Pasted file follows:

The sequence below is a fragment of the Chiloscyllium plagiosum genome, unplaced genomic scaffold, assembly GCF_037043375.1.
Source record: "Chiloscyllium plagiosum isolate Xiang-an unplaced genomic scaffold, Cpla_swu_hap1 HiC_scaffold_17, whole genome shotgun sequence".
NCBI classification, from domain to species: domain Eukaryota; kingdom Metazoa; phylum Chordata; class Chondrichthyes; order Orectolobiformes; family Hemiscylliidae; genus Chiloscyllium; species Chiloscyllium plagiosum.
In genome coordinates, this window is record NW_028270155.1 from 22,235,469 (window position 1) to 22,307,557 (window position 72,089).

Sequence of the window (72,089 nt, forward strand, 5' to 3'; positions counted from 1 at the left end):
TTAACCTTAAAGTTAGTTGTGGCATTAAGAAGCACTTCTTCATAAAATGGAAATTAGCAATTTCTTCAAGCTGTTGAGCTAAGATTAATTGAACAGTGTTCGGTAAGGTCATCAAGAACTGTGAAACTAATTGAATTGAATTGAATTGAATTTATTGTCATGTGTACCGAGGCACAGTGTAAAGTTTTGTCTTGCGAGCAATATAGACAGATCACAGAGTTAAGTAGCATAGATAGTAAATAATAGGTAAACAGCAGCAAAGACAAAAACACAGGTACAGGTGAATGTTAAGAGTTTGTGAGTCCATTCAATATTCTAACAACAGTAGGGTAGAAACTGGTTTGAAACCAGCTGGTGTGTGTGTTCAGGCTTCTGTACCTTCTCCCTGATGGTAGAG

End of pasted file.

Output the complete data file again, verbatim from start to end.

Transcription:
The sequence below is a fragment of the Chiloscyllium plagiosum genome, unplaced genomic scaffold, assembly GCF_037043375.1.
Source record: "Chiloscyllium plagiosum isolate Xiang-an unplaced genomic scaffold, Cpla_swu_hap1 HiC_scaffold_17, whole genome shotgun sequence".
NCBI classification, from domain to species: domain Eukaryota; kingdom Metazoa; phylum Chordata; class Chondrichthyes; order Orectolobiformes; family Hemiscylliidae; genus Chiloscyllium; species Chiloscyllium plagiosum.
In genome coordinates, this window is record NW_028270155.1 from 22,235,469 (window position 1) to 22,307,557 (window position 72,089).

Sequence of the window (72,089 nt, forward strand, 5' to 3'; positions counted from 1 at the left end):
TTAACCTTAAAGTTAGTTGTGGCATTAAGAAGCACTTCTTCATAAAATGGAAATTAGCAATTTCTTCAAGCTGTTGAGCTAAGATTAATTGAACAGTGTTCGGTAAGGTCATCAAGAACTGTGAAACTAATTGAATTGAATTGAATTGAATTTATTGTCATGTGTACCGAGGCACAGTGTAAAGTTTTGTCTTGCGAGCAATATAGACAGATCACAGAGTTAAGTAGCATAGATAGTAAATAATAGGTAAACAGCAGCAAAGACAAAAACACAGGTACAGGTGAATGTTAAGAGTTTGTGAGTCCATTCAATATTCTAACAACAGTAGGGTAGAAACTGGTTTGAAACCAGCTGGTGTGTGTGTTCAGGCTTCTGTACCTTCTCCCTGATGGTAGAG